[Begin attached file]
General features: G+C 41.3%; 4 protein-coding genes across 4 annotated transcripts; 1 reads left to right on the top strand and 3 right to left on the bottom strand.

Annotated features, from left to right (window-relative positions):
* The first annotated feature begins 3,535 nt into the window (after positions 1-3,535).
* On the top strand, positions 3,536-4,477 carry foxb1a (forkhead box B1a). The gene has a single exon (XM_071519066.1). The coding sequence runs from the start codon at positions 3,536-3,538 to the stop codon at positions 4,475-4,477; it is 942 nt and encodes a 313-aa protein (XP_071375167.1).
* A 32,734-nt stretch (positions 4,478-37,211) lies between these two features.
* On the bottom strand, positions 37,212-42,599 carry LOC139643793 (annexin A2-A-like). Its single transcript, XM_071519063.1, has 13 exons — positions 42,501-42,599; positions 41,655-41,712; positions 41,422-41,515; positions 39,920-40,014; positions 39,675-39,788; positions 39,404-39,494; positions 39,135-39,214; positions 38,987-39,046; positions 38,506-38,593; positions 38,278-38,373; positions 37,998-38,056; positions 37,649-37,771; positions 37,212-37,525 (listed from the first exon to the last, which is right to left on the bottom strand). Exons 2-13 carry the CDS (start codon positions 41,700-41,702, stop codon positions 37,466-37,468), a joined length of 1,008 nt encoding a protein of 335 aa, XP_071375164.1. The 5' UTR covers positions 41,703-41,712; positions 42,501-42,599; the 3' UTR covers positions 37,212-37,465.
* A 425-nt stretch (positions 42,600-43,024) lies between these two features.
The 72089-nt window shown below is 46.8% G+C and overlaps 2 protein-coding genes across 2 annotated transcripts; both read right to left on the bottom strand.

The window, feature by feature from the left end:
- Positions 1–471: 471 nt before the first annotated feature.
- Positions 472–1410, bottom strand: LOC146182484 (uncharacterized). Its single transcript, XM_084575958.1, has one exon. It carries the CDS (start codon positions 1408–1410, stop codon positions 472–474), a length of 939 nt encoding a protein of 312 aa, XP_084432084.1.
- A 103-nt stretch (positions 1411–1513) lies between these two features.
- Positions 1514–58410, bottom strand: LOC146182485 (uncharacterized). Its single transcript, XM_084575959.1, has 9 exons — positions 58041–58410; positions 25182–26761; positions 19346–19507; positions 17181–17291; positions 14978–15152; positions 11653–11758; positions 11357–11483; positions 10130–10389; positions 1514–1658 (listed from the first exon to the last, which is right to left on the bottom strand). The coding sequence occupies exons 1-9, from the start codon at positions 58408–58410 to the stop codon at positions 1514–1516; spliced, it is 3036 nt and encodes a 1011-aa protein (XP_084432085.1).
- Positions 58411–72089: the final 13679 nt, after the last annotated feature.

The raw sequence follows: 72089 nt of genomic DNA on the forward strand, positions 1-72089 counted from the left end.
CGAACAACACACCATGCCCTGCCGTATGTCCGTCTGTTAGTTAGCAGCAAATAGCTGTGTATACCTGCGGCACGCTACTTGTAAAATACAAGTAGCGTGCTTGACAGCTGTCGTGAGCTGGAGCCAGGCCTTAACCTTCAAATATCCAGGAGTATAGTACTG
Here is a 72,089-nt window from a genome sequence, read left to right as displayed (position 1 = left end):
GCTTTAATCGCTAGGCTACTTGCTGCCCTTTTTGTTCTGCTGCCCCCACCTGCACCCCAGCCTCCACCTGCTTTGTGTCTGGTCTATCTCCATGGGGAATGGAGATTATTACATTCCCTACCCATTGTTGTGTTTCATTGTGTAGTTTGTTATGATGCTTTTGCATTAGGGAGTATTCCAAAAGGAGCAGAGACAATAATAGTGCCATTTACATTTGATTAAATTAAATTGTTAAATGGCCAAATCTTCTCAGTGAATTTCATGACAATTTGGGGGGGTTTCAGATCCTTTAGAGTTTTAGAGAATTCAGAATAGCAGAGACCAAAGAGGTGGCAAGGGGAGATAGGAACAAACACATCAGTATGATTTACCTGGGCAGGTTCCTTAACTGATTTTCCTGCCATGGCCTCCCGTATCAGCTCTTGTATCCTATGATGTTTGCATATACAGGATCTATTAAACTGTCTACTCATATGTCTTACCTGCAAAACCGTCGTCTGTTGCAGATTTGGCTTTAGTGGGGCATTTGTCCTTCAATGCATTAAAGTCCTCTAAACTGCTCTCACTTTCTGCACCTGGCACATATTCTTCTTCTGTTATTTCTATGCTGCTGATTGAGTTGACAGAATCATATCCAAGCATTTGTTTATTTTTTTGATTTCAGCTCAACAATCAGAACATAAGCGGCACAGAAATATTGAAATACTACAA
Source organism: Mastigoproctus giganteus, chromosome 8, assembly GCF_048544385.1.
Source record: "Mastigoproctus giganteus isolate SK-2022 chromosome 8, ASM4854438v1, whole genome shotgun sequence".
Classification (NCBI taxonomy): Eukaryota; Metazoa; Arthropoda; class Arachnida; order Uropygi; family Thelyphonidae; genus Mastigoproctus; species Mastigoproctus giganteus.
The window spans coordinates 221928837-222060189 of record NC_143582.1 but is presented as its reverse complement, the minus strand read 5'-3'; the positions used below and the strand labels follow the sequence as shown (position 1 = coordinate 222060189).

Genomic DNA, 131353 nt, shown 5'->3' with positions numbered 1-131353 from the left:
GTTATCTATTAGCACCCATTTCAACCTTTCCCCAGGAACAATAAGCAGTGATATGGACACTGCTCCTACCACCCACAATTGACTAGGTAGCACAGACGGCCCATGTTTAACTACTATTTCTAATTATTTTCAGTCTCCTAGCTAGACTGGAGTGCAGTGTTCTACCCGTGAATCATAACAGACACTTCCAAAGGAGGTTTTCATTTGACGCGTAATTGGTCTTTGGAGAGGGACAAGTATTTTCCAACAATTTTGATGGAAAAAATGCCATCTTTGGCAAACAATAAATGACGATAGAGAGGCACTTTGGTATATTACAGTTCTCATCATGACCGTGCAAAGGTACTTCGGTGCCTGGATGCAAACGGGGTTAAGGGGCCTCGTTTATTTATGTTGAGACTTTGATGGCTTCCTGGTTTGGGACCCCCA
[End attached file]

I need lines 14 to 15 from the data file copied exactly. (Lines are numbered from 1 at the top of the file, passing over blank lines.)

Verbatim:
- Positions 58411–72089: the final 13679 nt, after the last annotated feature.

The raw sequence follows: 72089 nt of genomic DNA on the forward strand, positions 1-72089 counted from the left end.